In a lot of ways, Odyssey is a greatest hits of Mario. Throughout there are nods to the past. Some of them are blatant - the sections where Mario enters a section of a level where he becomes a 2D version of himself, a stunning musical sequence which pays tribute to the original Donkey Kong - and in other, more subtle ways (a dash of Super Mario Sunshine here, a big chunk of Super Mario 64 there).
In fact, the sheer variety of the gameplay - while never being jarring - is its biggest strength. It reminded me of Yoshi's Island, and the way that game would lob new ways of play at the player, before hurrying along to the next one. It's ADHD in game form.
What I've always love about Nintendo games is how they never penalise the player. it's about the joy of playing - not beating you over the head with your failure.
There's no real dying in Odyssey - you lose a few coins, and are sent back to a checkpoint, but that's okay. New ideas are introduced gently; there's no hitting you over the head with them. By the time you have a boss encounter, you should know all you need to defeat them.
It's classic Nintendo style, albeit wrapped up in the best looking Mario game ever. Yes, there are the usual lava, ice, and jungle levels, but there are more original visuals in there too - a food-based world, a frozen Mexican desert, a chilly land filled with deep snow drifts which culminates in a race as Mario assumes the identity of a rubber ball-esque polar bear.
Then there are the costumes; collecting coins allows you to fill out Mario's wardrobe with a variety of get-ups, typically themed to the various levels... or you can just enjoy him running around in his pants.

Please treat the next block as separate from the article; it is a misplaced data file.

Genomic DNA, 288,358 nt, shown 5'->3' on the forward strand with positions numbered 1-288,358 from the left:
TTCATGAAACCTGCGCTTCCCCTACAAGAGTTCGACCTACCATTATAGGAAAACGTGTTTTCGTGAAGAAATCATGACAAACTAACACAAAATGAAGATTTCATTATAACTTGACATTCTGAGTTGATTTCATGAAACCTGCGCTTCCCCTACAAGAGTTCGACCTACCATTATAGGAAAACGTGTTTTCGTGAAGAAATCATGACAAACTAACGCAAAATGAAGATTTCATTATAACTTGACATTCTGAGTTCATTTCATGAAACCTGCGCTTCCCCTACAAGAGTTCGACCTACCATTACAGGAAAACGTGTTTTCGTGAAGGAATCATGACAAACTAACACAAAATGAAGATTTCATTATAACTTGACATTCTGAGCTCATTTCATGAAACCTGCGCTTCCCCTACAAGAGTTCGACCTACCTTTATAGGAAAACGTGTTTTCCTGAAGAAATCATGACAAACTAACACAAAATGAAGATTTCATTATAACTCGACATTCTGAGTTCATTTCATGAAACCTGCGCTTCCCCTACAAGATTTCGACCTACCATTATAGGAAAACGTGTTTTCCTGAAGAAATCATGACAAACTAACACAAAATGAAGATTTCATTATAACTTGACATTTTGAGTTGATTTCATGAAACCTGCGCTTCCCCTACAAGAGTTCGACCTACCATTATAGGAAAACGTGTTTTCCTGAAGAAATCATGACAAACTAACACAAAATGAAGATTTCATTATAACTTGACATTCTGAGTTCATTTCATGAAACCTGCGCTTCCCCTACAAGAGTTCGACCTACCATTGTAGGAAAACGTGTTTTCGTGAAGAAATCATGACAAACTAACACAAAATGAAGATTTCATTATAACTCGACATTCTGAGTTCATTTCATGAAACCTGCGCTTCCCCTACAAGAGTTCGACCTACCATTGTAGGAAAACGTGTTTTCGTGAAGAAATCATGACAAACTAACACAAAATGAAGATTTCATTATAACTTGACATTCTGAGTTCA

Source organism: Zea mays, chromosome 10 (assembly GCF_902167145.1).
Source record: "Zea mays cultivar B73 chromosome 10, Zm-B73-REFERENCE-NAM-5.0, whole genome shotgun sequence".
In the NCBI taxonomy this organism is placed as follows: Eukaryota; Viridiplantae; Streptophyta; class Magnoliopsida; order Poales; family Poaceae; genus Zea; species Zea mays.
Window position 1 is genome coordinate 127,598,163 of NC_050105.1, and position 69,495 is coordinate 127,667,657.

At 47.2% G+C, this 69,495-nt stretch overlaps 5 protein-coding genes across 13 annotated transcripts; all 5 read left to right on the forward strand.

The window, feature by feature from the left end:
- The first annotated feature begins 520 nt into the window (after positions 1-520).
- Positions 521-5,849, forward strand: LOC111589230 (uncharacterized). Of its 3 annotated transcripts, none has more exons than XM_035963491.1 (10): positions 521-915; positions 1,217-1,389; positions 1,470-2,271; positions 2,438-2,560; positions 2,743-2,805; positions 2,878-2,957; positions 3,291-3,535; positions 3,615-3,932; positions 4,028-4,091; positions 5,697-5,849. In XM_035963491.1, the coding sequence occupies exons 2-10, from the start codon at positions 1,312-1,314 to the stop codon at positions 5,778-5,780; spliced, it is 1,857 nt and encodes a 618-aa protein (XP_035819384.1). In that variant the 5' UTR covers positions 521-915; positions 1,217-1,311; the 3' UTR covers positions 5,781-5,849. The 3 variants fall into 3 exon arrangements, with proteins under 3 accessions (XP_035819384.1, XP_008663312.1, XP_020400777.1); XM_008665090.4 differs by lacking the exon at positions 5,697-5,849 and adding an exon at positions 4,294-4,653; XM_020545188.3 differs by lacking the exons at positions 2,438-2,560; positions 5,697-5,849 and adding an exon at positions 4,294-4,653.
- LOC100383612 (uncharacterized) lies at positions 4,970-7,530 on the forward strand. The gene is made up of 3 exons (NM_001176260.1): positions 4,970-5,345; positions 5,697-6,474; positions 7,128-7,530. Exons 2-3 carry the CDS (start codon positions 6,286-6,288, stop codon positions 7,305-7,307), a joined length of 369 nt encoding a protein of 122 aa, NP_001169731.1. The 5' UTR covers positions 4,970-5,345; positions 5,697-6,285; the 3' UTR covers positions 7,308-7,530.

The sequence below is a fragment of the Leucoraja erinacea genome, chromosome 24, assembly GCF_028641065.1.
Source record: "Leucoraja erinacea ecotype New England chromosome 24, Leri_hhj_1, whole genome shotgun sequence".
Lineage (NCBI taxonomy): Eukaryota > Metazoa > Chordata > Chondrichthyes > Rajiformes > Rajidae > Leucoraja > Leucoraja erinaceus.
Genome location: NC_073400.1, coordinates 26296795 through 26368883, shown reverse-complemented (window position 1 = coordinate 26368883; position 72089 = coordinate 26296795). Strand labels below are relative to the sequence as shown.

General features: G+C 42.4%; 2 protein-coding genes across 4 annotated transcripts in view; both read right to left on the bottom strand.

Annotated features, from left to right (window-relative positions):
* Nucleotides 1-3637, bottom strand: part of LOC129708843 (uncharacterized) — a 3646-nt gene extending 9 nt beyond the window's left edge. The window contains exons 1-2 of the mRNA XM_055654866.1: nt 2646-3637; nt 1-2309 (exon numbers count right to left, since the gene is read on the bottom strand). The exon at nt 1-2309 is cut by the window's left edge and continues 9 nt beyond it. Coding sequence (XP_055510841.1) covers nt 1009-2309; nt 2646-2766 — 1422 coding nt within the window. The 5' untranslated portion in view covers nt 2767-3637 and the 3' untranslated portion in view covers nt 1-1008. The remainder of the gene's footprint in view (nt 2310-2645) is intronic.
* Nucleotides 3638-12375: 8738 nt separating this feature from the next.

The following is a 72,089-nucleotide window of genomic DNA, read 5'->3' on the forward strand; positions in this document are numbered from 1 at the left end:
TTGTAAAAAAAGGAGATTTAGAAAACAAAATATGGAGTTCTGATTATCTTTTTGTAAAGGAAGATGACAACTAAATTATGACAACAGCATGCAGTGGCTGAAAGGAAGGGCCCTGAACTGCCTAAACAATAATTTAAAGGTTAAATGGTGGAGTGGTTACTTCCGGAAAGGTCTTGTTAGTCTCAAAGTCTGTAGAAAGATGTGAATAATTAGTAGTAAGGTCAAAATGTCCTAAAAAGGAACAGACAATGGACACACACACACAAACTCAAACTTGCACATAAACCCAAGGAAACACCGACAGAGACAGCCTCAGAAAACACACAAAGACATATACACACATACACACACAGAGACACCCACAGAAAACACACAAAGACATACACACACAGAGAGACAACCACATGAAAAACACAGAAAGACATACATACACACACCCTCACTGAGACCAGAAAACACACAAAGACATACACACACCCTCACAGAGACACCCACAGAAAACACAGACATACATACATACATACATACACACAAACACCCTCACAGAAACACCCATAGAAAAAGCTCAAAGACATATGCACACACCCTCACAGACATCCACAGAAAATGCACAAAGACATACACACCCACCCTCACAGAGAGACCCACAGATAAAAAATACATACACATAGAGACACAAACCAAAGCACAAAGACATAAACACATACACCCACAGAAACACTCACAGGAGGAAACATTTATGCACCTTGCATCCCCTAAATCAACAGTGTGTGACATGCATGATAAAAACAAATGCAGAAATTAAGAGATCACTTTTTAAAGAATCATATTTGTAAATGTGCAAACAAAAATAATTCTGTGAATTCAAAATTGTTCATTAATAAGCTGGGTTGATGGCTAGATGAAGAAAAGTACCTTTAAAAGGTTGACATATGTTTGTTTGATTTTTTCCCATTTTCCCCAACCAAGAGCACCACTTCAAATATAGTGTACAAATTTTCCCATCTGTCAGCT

The new outfits generally don't impact on the gameplay (though - oddly - this is the second big Nintendo game this year in which a male protagonist can access new areas by dressing as a woman), but are just a further example of the bewildering array of stuff on offer.
And yet, at no point have I felt overwhelmed by any of it, even though there's always the sneaking suspicion - as I gather enough moons to move on - that I've missed something special.
So, here's the thing. This is a phenomenal game. It's polished, full of ingenuity, there's tons of stuff to do... and spending time with it is insanely satisfying.
But... in all honesty, I think I preferred the two Super Mario Galaxy games. Only just though.
In a way, those games felt more of a revolution of the Mario format than Odyssey does - which, for all its modern polish, feels more like a continuation of Super Mario 64 than anything else. The mind-bending geography in Galaxy was, somehow, cleverer than Odyssey.
Also, I have to call out the decision to make some of the moves only usable if you're playing Odyssey using the detached Joy Con controllers.
I tend to favour my Switch as a handheld system - frankly, that's its USP more than the controllers - which means that flicking the Joy Cons to the side or vertically to spin your hat in a certain way doesn't really work for me. It's a strange oversight on the part of the designers.
Still, Super Mario Odyssey remains as a superlative experience, a celebration of the potential of the video game-y-ness of video games, and another solid reason to own a Switch. It's the sort of game that most developers look upon with envy; oh to have the time, oh to have the imagination, to create something like this.
SCORE: 60 out of 64